Italian Futurists (1912); The Matrix (1999)
That it called the existence of the 'real world' into question isn't what made The Matrix extraordinary. Although stepping out of the theater after seeing The Matrix for the first time, the 'real world' felt genuinely strange, it didn't make the world feel false - it made it feel new. Just as avant-garde artists promised in the early Twentieth Century, The Matrix - at the very end of that century - defamiliarized the familiar. "De-familiarization" was, according to the Soviet literary theorist Viktor Shklovsky, the purpose of new art:
The purpose of art is to impart the sensation of things as they are perceived and not as they are known. The technique of art is to make objects "unfamiliar," to make forms difficult, to increase the difficulty and length of perception because the process of perception is an aesthetic end in itself and must be prolonged. Art is a way of experiencing the artfulness of an object: the object is not important.
The Matrix shocked us by echoing the real world back on it self, transforming it in sensationalist ways, with almost subversive results. There was the pleasure of see the everyday objects like phones become portals to other worlds. But there was also the transformation of the status quo - upended in ways that were simultaneously exciting (like when we realize the clean cut Agents weren't Feds, but were instead some form of alien meta-authority, able to invade the bodies of whomever that chose), and genuinely upsetting (like when Morpheus is beaten in a horrible visual echo of the Rodney King beating - a trauma still fresh in the popular imagination of 1999). Again, this was exactly as avant-garde artists promised; that new art could and should be able to reorder our perceptions of the world. The Matrix, was (however briefly) able to deliver on the promise of the new.
Rodney King (March 3, 1991), The Matrix (1999)
That is not to say that the film's embrace of the new was complete. Like George Lucas, who grounded his Star Wars space opera in mythic archetype, the Wachowskis ground their epistemological scifi masterpiece in a gnostic pseudo-spirituality. But what made both Star Wars and The Matrix a shock to the visual culture, wasn't what was familiar, but what was new. While Quentin Tarantino was disappointed with the sequels for ruining the mythology of the original, that isn't what went wrong. The sequels doubled down on the original film's mythology; its weakest, least original aspect.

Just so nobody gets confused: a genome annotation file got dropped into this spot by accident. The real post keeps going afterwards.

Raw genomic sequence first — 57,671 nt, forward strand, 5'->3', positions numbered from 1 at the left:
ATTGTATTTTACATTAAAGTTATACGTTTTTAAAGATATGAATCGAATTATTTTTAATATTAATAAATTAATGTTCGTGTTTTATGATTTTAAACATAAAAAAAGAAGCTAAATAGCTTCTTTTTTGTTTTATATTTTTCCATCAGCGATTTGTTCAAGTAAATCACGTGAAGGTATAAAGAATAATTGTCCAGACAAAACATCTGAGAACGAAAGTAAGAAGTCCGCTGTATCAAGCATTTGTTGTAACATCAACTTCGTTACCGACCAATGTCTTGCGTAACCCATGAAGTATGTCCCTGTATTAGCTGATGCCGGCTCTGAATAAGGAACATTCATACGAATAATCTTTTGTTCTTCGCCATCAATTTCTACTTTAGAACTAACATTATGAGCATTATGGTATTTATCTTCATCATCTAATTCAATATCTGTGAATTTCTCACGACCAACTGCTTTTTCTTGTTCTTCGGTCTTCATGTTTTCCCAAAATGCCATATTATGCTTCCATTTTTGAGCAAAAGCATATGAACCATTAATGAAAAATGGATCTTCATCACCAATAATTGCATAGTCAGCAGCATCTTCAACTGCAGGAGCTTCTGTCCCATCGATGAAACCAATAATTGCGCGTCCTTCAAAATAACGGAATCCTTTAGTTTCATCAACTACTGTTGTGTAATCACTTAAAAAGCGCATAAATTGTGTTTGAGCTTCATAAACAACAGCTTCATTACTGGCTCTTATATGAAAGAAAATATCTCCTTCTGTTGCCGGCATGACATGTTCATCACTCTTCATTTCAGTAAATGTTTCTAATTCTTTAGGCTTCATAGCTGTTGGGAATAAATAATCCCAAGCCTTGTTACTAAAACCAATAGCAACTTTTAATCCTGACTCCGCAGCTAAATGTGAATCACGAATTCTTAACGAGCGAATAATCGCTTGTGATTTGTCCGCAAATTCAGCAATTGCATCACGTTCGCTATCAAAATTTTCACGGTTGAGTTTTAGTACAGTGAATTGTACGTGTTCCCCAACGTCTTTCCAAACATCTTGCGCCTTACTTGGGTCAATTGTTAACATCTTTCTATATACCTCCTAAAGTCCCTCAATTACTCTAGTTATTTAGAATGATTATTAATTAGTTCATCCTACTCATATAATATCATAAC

Abnegation of the flesh, that the world we know is an illusion - these Gnostic memes have haunted the world for millennia before computer simulation. There are more than enough essays that dwell on the epistemological and ontological aspects of The Matrix  - which are genuinely important and interesting aspects of the film - but my goal is not add to that literature of familiar ideas. What was most startlingly new about The Matrix was it's corporeal materiality. The film's radicalness, it's great conceptual innovation, is not that Neo discovers that the world is not real, it is that he discover that his body is real.
Testa di Eutropio (ca 450); The Matrix (1999)
In his book, Debt: The first 5000 Years, David Graeber makes an amazing historical observation about the material vs the spiritual world. He tells the story of Maurice Leenhardt, a Catholic missionary who worked in New Caledonia in the 1920s, who asked one of his Kanak students, "an aged sculptor named Boesoou, how he felt about having been introduced to spiritual ideas." The anecdote bear repeating here:
Once, waiting to assess the mental progress of the Canaques I had taught for many years, I risked the following suggestion: “In short, we introduced the notion of the spirit to your way of thinking?” He objected, “Spirit? Bah! You didn’t bring us the spirit. We already knew the spirit existed. We have always acted in accord with the spirit. What you’ve brought us is the body.”
Graeber explains: "The notion that humans had souls appeared to Boesoou to be self-evident. The notion that there was such a thing as the body, apart from the soul, a mere material collection of nerves and tissues —let alone that the body is the prison of the soul; that the mortification of the body could be a means to the glorification or liberation of the soul—all this, it turns out, struck him as utterly new and exotic." Graeber argues that the alienation of the spiritual from everyday things, animals, plants, and most disastrously other people and our own bodies, dates back to the invention of debt, and in particular the most horribly to the invention of the most horrible form of debt: human bondage.